What does it mean to be a girl in 2020? Depending on their respective countries, backgrounds, socioeconomic class, or personal circumstances, girls across the world have radically different day-to-day experiences. UNICEF wanted to hear directly from girls themselves as they shaped their priorities for local communities.
In 1995, 189 countries adopted the Beijing Platform for Action (BFPA) – “an agenda for women’s empowerment.” 25+ years on, the Critical Areas of Concern (CAC L) for girls are mostly still valid, although these “old” problems have often become more complex, and emerging challenges intensify barriers for girls in Latin-American and Caribbean (LAC) countries.
In August 2020, UNICEF launched a new consultation project for girls aged 14-18 across Latin America and the Caribbean. Latin-America isn’t new to citizen consultation—just recently, CitizenLab collaborated with Chile’s National Youth Institute (INJUV) on a community development project—but a project of this scale, stretching across multiple regions and countries, is unique.
Sharing experiences, hopes, and dreams
By sparking conversations on the participation platform, UNICEF gauged the issues that matter most to girls between 14-18 within local Latinx communities. What are their main challenges, concerns, and experiences? And how do they want to be represented by decision-makers?
A ‘What if?’ section inspired girls to share their hopes, dreams and wishes for the future. With questions such as “What if you were the Head of Government?” or “What will your life be like when you’re 25?”, UNICEF didn’t only set out to understand the current situation, but also to capture the participants’ endless potential and ambition.
“If I was put in charge, I would promote equality in all dimensions. In many situations, adolescent girls are discriminated against, excluded as people who have no thoughts of their own and no right to make their own decisions.”Adolescent girl (18), rural Brazil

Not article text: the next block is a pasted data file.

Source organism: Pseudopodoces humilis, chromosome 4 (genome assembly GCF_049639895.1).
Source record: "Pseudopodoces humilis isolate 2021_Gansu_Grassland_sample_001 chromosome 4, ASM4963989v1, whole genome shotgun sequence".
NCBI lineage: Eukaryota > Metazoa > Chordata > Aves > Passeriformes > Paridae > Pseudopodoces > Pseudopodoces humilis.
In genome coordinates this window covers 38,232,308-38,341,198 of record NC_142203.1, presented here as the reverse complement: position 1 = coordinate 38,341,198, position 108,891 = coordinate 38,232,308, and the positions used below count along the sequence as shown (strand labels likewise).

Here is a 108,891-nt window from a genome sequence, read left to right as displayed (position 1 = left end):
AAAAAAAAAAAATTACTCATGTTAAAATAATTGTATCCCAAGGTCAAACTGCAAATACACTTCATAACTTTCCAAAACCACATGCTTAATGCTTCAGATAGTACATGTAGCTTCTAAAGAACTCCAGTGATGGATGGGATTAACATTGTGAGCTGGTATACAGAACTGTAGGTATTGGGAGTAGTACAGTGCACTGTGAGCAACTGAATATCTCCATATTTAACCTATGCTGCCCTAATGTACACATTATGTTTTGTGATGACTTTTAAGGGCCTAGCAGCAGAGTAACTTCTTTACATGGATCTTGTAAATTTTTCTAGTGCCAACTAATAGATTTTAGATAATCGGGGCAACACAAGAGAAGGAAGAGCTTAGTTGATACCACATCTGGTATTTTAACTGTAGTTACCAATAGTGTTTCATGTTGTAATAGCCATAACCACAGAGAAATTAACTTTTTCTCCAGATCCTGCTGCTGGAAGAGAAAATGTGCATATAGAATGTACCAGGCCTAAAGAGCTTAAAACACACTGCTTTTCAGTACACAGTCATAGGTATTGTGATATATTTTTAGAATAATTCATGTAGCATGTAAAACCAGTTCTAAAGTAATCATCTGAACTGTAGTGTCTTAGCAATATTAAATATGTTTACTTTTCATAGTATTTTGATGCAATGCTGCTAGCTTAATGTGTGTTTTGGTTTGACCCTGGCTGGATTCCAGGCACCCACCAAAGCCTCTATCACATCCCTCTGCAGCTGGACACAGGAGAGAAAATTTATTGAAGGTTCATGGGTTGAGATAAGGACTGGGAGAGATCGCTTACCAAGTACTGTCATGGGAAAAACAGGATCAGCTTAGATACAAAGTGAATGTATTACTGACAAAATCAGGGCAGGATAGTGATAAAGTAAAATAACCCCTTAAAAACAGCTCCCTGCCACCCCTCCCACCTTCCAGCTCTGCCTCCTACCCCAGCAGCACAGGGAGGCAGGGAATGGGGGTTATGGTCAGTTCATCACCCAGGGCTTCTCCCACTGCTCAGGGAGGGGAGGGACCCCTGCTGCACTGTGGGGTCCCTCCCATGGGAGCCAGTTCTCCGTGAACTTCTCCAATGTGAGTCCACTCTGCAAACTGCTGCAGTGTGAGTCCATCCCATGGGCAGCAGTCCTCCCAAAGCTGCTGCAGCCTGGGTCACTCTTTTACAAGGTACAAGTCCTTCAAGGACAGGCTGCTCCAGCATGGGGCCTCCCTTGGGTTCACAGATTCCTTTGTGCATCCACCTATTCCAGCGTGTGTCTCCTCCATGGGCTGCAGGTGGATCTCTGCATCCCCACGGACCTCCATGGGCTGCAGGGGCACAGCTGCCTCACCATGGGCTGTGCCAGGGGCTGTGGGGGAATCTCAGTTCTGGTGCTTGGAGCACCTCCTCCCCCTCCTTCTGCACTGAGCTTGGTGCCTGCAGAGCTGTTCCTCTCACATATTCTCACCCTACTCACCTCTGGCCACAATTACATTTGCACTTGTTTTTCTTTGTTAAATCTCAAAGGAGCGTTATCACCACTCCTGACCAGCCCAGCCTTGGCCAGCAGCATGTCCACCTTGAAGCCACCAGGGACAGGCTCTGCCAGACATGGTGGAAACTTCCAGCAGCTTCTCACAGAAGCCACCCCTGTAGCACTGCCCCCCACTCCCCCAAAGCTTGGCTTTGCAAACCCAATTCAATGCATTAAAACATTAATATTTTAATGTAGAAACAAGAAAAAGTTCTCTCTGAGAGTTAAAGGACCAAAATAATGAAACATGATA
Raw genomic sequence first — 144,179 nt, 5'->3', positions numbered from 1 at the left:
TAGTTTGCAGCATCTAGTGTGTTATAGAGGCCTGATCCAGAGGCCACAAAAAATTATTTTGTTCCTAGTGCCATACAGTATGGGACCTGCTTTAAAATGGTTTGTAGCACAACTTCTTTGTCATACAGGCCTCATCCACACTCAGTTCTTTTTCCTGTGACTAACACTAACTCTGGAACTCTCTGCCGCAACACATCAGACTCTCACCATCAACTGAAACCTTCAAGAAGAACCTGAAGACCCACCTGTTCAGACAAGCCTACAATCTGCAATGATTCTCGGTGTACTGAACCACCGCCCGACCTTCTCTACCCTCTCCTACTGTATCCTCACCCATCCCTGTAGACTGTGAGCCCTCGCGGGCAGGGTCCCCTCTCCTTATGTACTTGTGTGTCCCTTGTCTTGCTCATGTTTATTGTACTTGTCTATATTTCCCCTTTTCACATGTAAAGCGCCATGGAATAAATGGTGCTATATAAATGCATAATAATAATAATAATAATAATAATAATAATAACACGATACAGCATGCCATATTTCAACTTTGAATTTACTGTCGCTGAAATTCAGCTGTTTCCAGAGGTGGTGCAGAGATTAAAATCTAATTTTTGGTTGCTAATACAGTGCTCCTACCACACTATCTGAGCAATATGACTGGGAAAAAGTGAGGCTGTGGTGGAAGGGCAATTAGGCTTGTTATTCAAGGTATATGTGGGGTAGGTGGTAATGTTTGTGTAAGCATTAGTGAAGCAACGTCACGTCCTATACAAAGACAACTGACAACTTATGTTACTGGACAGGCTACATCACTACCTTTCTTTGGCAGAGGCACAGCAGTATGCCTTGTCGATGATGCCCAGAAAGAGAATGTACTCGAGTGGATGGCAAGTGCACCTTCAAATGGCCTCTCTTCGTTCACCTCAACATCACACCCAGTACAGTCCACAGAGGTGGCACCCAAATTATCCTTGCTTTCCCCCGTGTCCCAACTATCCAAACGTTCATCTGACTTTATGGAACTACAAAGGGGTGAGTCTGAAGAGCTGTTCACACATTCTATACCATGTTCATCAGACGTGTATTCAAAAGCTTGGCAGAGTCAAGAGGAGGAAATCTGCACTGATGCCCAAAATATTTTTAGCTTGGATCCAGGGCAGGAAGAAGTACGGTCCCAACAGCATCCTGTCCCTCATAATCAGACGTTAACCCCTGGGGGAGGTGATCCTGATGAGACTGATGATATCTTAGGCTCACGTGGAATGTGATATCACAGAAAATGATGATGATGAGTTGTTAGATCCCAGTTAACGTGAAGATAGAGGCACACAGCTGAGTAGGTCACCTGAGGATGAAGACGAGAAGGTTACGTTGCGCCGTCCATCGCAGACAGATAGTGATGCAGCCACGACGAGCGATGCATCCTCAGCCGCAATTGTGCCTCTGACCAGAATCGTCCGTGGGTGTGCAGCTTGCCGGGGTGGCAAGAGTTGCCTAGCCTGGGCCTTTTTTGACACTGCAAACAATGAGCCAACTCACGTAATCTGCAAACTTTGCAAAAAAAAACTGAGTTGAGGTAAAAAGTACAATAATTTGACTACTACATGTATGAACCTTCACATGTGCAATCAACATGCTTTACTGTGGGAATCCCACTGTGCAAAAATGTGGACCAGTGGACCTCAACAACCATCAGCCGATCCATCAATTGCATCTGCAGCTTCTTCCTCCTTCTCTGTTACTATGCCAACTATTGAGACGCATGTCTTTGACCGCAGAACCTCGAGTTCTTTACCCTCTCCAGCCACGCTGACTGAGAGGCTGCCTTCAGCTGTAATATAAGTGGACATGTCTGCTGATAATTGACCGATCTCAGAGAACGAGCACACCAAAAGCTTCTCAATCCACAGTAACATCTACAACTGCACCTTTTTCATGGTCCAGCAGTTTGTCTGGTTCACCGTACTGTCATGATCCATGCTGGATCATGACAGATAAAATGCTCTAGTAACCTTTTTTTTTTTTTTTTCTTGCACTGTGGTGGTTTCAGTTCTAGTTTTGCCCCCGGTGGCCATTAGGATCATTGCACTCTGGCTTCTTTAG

The UNICEF platform encouraged girls to take time for self-reflection and engage in dialogue and debate. What’s it like to be a girl in your community? What does empowerment mean to you, personally? And which norms and expectations does society place on girls?
“I would create a commission to provide follow-up and economic support to all girls, adolescents and women who have suffered sexual violence.”Adolescent girl (15), urban Bolivia
Results: Working with and for girls to protect their rights
In total, 1,400 girls responded. The girls of Latin America and the Caribbean demand an end to violence and discrimination, climate justice, sexual education, and representation. The comments, votes, and voices of the participating girls will be used to inform decisions at a regional, national, and institutional level. For more information about the ongoing process and results of the project, visit UNICEF’s official project page (available in English and Spanish).
Feeling inspired? Discover more:
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- Engaging young residents in local policy-making process: 5 key learnings
Interested in setting up a consultation in your own community? Get in touch today!